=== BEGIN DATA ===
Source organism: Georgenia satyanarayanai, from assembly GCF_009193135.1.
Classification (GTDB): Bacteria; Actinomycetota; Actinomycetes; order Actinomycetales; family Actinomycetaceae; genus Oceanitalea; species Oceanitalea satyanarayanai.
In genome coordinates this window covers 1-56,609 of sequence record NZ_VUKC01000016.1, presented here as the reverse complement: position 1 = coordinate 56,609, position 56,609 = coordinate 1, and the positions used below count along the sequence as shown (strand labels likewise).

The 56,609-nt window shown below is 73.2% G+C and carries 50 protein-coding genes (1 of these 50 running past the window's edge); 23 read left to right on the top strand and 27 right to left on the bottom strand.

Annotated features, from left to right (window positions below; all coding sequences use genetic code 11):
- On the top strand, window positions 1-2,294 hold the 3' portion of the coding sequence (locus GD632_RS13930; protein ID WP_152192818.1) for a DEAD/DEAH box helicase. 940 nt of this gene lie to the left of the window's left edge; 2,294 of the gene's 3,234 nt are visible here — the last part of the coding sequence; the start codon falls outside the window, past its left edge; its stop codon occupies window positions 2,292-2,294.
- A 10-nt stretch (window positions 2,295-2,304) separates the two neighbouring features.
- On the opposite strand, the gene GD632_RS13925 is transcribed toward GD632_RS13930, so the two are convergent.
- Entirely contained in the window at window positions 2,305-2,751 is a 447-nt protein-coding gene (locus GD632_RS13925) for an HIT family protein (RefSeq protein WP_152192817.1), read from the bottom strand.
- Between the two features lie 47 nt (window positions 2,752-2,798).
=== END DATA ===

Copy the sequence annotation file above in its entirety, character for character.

Source organism: Georgenia satyanarayanai, from assembly GCF_009193135.1.
Classification (GTDB): Bacteria; Actinomycetota; Actinomycetes; order Actinomycetales; family Actinomycetaceae; genus Oceanitalea; species Oceanitalea satyanarayanai.
In genome coordinates this window covers 1-56,609 of sequence record NZ_VUKC01000016.1, presented here as the reverse complement: position 1 = coordinate 56,609, position 56,609 = coordinate 1, and the positions used below count along the sequence as shown (strand labels likewise).

The 56,609-nt window shown below is 73.2% G+C and carries 50 protein-coding genes (1 of these 50 running past the window's edge); 23 read left to right on the top strand and 27 right to left on the bottom strand.

Annotated features, from left to right (window positions below; all coding sequences use genetic code 11):
- On the top strand, window positions 1-2,294 hold the 3' portion of the coding sequence (locus GD632_RS13930; protein ID WP_152192818.1) for a DEAD/DEAH box helicase. 940 nt of this gene lie to the left of the window's left edge; 2,294 of the gene's 3,234 nt are visible here — the last part of the coding sequence; the start codon falls outside the window, past its left edge; its stop codon occupies window positions 2,292-2,294.
- A 10-nt stretch (window positions 2,295-2,304) separates the two neighbouring features.
- On the opposite strand, the gene GD632_RS13925 is transcribed toward GD632_RS13930, so the two are convergent.
- Entirely contained in the window at window positions 2,305-2,751 is a 447-nt protein-coding gene (locus GD632_RS13925) for an HIT family protein (RefSeq protein WP_152192817.1), read from the bottom strand.
- Between the two features lie 47 nt (window positions 2,752-2,798).